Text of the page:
If you have ever listen to one of our podcasts, and God Bless Ya if you have, you might have picked up on my borderline obsession with the varied expectations of each fanbase in the Atlantic Ten. In other words, what would it take for programs like Duquesne, Fordham, VCU, et al., to part ways with their head coach. For instance, at the University of RIchmond it’s clear that Chris Mooney has worn out his welcome — the Spiders trip to the Sweet Sixteen was almost a decade ago and UR’s momentum seems completely stalled. The idea that Fordham would ever fire its coach without finding multiple bodies in his basement is baffling, yet we’ve since the Rams part ways with three coaches over the past fifteen seasons.
Phil Martelli always seemed completely immune to such conversations. In his 24 years at St. Joe’s, Martelli has won with NBA-talent and underwhelming rosters, players both foreign and domestic, and has established himself as one of the most highly-regarded coaches in the nation. It seemed that when Martelli eventually retired it would be strictly on his terms. However, things can change quickly, and the rumblings over Martelli’s future at SJU have grown over the past two seasons.
The Hawks won the Atlantic Ten championship and advanced to the NCAA second round in 2016. The two seasons have trended downward, a 11-20 season in 2017 and a 16-16 record in 2018. With St. Joe’s struggling again this year, the #FirePhil movement has gained traction. Again, I personally have no idea what the average SJU fan’s expectations are — a tournament appearance every few years? A competitive mid-major programs that is scandal free? I have no clue.
What I do know is this, the days of coaches doing 25 years at one programs is slowly coming to an end. Patient fanbases don’t exist anymore (and yes, this is likely a byproduct of college coaching salaries rising to unprecedented levels). Martelli has been beset by a significant string of injuries the past two seasons, and that certainly has had an effect on the Hawks’ performances over the past two years. Regardless, I don’t think Martelli is going anywhere. If St. Joseph’s tried to force Martelli into early retirement after this season it would probably look something like this:
Unfortunately for Martelli, the Hawks have been hit by the injury bug yet again. Lamarr Kimble, a talented player that has probably been hurt more than any other player in D1 history, is once again sidelined with a broken bone. Pierfrancesco Oliva, one of St. Joe’s main reserves, is out for the season after fucking up his knee beyond repair against Duquesne. Starting forward Anthony Longpré is in the concussion protocol and will miss the game against your Flyers. As a result of all this carnage, the Hawks are down to just seven scholarship players. Dayton will finally match up against a team with less depth, an unfathomable prospect when the season started.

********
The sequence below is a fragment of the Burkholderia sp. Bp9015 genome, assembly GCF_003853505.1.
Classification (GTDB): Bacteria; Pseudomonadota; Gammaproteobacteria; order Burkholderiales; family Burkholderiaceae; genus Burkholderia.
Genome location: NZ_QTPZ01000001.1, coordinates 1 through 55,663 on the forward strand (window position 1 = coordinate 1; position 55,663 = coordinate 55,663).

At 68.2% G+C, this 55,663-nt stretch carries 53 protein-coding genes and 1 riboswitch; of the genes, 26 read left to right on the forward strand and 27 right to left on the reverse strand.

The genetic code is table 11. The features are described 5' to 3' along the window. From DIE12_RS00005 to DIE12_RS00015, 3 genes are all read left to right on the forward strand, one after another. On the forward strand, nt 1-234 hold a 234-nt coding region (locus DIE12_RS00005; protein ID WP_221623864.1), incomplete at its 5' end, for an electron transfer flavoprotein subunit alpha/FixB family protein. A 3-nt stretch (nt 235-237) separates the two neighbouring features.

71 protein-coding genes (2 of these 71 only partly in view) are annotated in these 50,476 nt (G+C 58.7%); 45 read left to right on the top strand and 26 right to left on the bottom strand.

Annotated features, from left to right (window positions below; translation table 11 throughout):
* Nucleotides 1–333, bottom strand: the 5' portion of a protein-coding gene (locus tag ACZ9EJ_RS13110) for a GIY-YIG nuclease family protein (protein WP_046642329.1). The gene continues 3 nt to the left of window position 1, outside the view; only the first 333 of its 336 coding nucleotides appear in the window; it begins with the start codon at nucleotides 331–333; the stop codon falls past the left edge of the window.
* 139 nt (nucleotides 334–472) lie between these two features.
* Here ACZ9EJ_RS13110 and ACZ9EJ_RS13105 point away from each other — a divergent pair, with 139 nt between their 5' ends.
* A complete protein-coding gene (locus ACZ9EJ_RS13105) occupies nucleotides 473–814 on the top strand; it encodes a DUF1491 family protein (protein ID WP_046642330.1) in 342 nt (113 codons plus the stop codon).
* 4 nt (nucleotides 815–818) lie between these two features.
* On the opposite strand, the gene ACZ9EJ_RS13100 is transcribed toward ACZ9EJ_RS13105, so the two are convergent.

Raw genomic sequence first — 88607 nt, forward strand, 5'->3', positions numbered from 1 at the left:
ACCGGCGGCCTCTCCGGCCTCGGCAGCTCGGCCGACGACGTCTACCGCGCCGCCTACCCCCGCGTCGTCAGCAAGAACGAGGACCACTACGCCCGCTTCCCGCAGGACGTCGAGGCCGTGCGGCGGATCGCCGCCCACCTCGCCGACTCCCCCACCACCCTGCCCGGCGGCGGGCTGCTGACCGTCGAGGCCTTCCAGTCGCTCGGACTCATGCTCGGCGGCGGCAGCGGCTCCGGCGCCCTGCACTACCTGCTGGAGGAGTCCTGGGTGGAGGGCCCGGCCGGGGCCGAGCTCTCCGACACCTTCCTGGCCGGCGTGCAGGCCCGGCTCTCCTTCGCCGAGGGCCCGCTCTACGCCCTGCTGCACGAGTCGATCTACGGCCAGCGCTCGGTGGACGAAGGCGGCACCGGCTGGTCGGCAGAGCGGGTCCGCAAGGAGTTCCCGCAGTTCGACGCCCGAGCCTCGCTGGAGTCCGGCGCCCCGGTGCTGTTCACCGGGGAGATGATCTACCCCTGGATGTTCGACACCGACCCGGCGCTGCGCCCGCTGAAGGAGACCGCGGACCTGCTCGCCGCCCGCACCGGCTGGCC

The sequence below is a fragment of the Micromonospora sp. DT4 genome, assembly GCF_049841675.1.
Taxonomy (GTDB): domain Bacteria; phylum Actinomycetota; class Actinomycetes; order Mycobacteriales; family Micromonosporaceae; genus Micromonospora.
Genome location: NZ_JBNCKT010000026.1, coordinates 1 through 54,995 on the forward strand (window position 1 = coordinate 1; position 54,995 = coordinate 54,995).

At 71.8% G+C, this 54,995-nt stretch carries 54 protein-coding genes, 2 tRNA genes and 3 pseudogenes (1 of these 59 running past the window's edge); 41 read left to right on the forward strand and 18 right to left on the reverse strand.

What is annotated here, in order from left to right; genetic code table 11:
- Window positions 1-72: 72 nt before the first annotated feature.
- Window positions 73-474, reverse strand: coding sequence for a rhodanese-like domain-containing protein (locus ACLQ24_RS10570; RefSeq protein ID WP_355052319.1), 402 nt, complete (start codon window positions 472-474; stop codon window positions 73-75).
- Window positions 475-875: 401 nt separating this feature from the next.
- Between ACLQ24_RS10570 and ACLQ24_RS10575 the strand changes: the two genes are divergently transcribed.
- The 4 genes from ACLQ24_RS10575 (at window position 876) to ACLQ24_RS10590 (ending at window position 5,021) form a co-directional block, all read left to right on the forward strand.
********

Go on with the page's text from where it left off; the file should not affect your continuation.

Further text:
So who’s left? Charlie Brown, who missed all of last season with a wrist injury, is back and living up to his potential. Brown leads the Atlantic Ten in scoring (20.1 ppg) and sports a two-tone hairstyle that really catches your eye. Brown has inherited the DeAndre’ Bembry role, the Hawks rely on the redshirt sophomore to keep them in games by gettin’ buckets. Brown sports a 27.4% possession rate which, I was surprised to see, only put him in fifth place in the conference. The top four will not surprise you. Is Charlie Brown the A10’s best NBA prospect? Probably, I don’t know. I’ll ask the guys in the mailroom. The point is this — Charlie Brown is going to get plenty of shots up against Dayton.
Chris Clover and Jared Bynum form Martelli’s backcourt. Clover, finally a senior, hasn’t seemed to improve at all. He is still a shooting liability and doesn’t seem to do anything on the floor at an above-average level. That being said, he has been stepping up as of late. Clover had 18 points in SJU’s upset over Davidson and put up 14 in a loss to Penn last Saturday. Bynum has had a very impressive freshman campaign, putting up a very impressive statline this season (12/4/4). His play has been one of the few things Hawk fans can hang their hats on this year.
Although underseized, Bynum has the type of quickness that challenges defenses and opens up the game for his teammates. Taylor Funk had a great freshman year and has dipped a little during his sophomore season. Although he is only shooting 32% from three, at 6’9″ he still has the ability to stifle defenses with his ability to step outside and knock down shots (he would be my pick to have a “breakout” game against Dayton). Funk still crashes the boards with a purpose, you have to at least give him that.
This is an important game for Dayton, especially considering the Flyers dropped a home tilt against George Mason last week. St. Joe’s plays a quick pace offensively, something I think could work in Dayton’s favor Wednesday night. My fear is that Martelli will employ a zone defense and force UD to knock down shots all night. With Longpre and Oliva out, St. Joe’s will be extremely undersized coming into the game, easy buckets for the Flyers would seem to be on the table. Bottom line, Martelli doesn’t have enough horses to go forty minutes with UD. Flyers 80, Hawks 72.